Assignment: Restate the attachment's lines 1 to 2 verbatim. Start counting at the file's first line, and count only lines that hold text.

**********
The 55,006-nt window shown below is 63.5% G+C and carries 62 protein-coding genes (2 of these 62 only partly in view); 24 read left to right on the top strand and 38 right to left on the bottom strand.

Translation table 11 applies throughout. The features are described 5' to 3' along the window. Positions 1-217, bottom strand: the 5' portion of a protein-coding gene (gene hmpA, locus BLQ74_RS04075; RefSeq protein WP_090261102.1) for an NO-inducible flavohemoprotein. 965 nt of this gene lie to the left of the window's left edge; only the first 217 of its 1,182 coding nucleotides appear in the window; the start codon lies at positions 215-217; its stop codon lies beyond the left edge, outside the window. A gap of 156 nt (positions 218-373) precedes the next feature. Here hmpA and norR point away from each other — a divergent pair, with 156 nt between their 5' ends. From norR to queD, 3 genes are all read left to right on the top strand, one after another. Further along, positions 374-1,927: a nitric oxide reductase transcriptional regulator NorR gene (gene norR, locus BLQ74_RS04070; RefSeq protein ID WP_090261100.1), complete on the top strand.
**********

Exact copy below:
The 55,006-nt window shown below is 63.5% G+C and carries 62 protein-coding genes (2 of these 62 only partly in view); 24 read left to right on the top strand and 38 right to left on the bottom strand.

Translation table 11 applies throughout. The features are described 5' to 3' along the window. Positions 1-217, bottom strand: the 5' portion of a protein-coding gene (gene hmpA, locus BLQ74_RS04075; RefSeq protein WP_090261102.1) for an NO-inducible flavohemoprotein. 965 nt of this gene lie to the left of the window's left edge; only the first 217 of its 1,182 coding nucleotides appear in the window; the start codon lies at positions 215-217; its stop codon lies beyond the left edge, outside the window. A gap of 156 nt (positions 218-373) precedes the next feature. Here hmpA and norR point away from each other — a divergent pair, with 156 nt between their 5' ends. From norR to queD, 3 genes are all read left to right on the top strand, one after another. Further along, positions 374-1,927: a nitric oxide reductase transcriptional regulator NorR gene (gene norR, locus BLQ74_RS04070; RefSeq protein ID WP_090261100.1), complete on the top strand.